In the age of globalization the frequency of international migration and with it its socioeconomic impact on source and destination areas are steadily increasing. Following the rise of new economic powers in the formerly “developing world”, empirical trends show that, in contrast to conventional North-South migration patterns, international movements within the global South are gaining momentum quickly. In search of new job and investment opportunities Africans and Asians alike start migrating between both continents and create new forms of intercultural and economic exchange.
With this being said, the project seeks to shed light on the socioeconomic causes and consequences of migration between Africa and Asia. The objective is to identify and understand the underlying microeconomic effects on sending and destination areas, the social networks that span across spaces, and migrants’ aspirations before and their behavioral patterns during and after migration. These new trends and contexts of migration will be compared to traditional patterns in order to understand if and how they offer sustainable opportunities for development within the global South.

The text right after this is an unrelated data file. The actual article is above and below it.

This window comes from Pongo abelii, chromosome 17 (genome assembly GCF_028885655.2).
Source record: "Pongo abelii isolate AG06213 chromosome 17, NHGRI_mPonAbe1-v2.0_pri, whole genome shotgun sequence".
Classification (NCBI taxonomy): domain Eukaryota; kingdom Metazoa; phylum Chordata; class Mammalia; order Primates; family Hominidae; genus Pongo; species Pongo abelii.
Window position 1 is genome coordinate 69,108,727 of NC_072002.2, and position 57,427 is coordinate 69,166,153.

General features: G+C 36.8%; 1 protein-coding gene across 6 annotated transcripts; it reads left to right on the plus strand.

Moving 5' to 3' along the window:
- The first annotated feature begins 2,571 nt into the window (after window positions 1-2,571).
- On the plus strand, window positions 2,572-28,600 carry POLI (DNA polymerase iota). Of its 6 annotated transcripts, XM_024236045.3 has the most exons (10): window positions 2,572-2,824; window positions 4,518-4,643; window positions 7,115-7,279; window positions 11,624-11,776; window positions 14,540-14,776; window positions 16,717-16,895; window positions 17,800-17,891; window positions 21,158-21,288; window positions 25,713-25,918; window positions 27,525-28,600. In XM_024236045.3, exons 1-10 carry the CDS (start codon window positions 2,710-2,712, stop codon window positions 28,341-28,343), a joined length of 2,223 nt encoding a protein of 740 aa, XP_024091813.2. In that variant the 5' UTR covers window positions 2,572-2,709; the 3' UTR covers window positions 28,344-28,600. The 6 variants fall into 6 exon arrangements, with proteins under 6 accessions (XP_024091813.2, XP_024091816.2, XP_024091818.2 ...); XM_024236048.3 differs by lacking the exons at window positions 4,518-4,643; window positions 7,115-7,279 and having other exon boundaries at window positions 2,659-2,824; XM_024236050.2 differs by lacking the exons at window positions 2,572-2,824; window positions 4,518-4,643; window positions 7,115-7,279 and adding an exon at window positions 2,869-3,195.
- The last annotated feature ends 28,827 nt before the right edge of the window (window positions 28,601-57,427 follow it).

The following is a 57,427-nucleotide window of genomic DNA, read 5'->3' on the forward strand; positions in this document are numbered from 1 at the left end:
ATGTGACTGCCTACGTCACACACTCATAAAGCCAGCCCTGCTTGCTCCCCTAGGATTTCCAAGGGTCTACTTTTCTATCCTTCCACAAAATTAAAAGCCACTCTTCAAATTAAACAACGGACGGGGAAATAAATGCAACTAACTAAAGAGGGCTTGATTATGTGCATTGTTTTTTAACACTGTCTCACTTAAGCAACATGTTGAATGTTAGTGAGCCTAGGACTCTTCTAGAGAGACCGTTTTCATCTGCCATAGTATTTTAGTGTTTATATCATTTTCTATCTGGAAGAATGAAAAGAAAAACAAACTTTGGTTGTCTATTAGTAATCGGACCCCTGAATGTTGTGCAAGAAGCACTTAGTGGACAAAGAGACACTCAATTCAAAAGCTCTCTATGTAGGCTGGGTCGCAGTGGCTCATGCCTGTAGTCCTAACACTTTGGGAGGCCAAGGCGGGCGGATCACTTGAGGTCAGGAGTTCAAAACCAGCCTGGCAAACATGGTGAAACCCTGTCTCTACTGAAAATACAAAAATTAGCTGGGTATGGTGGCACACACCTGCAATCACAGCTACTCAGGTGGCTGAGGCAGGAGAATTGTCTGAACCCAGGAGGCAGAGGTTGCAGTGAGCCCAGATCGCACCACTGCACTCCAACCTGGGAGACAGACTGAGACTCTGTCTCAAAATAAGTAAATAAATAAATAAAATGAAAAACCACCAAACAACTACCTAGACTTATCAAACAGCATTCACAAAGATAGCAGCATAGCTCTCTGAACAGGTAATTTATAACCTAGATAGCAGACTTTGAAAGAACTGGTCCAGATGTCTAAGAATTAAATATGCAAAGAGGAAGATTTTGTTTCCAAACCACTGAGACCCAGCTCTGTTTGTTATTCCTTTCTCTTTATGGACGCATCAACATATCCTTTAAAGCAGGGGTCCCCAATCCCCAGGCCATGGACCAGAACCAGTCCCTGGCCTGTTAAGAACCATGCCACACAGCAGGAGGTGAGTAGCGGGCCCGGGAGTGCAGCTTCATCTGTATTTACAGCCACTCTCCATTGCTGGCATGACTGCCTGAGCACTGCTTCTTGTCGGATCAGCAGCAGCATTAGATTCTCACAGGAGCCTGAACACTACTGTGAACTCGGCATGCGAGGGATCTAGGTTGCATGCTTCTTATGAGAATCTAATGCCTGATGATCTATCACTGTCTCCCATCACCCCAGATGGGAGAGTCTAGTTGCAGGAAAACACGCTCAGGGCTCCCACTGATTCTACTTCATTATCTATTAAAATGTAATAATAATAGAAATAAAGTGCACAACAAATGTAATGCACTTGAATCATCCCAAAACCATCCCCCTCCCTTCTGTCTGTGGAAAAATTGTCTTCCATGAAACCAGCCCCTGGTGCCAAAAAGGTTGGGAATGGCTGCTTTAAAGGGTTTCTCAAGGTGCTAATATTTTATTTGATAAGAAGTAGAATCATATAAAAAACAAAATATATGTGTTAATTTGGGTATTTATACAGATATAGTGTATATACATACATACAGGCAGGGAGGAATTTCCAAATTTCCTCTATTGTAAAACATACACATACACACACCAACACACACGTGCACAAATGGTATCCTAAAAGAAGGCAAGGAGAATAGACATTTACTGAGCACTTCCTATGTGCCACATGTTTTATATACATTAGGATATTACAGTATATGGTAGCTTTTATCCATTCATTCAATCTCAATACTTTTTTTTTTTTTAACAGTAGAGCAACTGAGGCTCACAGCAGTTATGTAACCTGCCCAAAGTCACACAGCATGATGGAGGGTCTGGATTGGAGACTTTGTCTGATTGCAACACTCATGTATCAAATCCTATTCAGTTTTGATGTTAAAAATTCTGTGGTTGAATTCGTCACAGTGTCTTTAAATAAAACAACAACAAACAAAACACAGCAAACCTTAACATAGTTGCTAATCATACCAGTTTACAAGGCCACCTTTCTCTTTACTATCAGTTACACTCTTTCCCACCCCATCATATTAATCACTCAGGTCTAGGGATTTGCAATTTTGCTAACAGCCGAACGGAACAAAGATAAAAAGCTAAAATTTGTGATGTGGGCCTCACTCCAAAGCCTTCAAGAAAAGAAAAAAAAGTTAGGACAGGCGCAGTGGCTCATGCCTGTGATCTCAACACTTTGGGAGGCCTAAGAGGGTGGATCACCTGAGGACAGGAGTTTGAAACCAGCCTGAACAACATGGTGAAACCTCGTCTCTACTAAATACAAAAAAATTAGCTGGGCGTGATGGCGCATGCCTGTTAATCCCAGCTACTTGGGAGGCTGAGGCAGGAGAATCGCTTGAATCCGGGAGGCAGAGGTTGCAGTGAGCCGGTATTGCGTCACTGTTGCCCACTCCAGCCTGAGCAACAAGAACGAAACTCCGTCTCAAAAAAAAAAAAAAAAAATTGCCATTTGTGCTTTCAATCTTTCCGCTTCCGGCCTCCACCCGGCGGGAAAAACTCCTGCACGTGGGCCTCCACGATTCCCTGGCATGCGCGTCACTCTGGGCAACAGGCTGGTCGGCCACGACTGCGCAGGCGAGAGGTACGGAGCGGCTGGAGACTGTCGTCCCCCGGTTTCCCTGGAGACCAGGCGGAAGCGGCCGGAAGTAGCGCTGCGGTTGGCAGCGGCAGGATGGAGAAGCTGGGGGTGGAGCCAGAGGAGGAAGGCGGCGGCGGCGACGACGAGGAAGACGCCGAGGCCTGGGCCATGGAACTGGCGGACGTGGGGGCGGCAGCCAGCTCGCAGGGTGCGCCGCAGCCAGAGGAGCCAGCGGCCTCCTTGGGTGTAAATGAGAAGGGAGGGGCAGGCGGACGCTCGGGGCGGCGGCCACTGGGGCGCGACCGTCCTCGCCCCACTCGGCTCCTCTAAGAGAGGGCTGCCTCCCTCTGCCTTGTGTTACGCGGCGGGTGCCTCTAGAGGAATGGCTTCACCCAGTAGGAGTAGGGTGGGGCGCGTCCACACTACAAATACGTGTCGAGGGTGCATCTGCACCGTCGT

To put these research topics into context, we choose two case studies, one in Asia and Africa each. In Vietnam we investigate the dynamics of households with migrant members in general and to Africa specifically from the perspective of the sending areas. Here, we have found that Angola is by far the most important destination country for Vietnamese migrants in Africa. Estimates put the number of Vietnamese migrants in Angola at around 50,000. In Africa we therefore focus on the group of Vietnamese immigrants in Angola to complement our findings from Vietnam by adopting the perspective of the destination country. Combining qualitative and quantitative empirical methods, we seek to complement individual experiences with overall trends and patterns in our conclusions
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